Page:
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Captain Coram and his adventurous Ideas about Advent

As snow whitens the mountains to the east, the sexton climbs a ladder in the middle of the nave, and lights the first of Advent’s four candles in the big green wreath suspended from the rafters. Daylight is dwindling. The nights are growing longer. Christians are entering the Season of Advent, the first season of the church year. Advent means “the coming,” – it points to the birth of the child on Christmas – and has the same root as the word adventure.

One of those with adventurous ideas about the meaning of advent was Captain Thomas Coram, who opened a refuge for abandoned children in London in 1739. His work continues today at the Coram Family, a leading children’s charity. Coram’s outreach to orphans caught the imagination of his friend Hogarth, who donated paintings, and Handel, who donated concerts and a copy of his Messiah. Other artists followed suit, creating the first British art gallery at Coram's home for boys, which, in a marvellous and purposeful chain of events, became the catalyst for the Royal Academy.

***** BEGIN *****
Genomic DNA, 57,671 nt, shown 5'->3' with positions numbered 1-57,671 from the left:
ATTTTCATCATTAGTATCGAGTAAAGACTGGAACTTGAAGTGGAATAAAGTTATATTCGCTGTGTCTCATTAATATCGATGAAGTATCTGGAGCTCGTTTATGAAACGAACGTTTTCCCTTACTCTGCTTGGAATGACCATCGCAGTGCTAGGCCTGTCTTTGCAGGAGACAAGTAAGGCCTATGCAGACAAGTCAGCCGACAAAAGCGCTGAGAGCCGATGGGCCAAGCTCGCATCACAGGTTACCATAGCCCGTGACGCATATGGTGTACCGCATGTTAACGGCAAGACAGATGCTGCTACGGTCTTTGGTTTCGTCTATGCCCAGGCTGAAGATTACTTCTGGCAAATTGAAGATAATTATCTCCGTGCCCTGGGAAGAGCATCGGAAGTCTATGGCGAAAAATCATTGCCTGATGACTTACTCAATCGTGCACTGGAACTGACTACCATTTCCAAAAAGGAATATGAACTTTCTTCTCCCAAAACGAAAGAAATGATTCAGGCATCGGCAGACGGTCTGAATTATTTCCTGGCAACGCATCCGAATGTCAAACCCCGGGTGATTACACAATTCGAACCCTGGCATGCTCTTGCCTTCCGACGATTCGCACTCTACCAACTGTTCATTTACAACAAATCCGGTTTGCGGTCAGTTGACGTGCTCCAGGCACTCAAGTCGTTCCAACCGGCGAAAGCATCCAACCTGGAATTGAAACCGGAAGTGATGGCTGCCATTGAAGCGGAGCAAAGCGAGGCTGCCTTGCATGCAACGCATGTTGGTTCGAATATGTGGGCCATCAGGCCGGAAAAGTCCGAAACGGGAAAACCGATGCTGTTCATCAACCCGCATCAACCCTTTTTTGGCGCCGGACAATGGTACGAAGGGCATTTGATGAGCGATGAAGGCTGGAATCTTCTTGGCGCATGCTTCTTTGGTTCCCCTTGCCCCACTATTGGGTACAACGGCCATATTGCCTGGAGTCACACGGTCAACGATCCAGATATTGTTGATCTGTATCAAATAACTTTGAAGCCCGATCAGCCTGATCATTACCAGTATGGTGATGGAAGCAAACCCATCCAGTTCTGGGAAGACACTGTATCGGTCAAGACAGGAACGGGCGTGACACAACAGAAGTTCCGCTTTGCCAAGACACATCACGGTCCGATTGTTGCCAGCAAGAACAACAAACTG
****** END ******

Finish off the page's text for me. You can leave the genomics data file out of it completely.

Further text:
In many parts of this site we mention the contributions made by individual Brits, away from the dead hand of government. We will be looking at this brilliant idea more closely.

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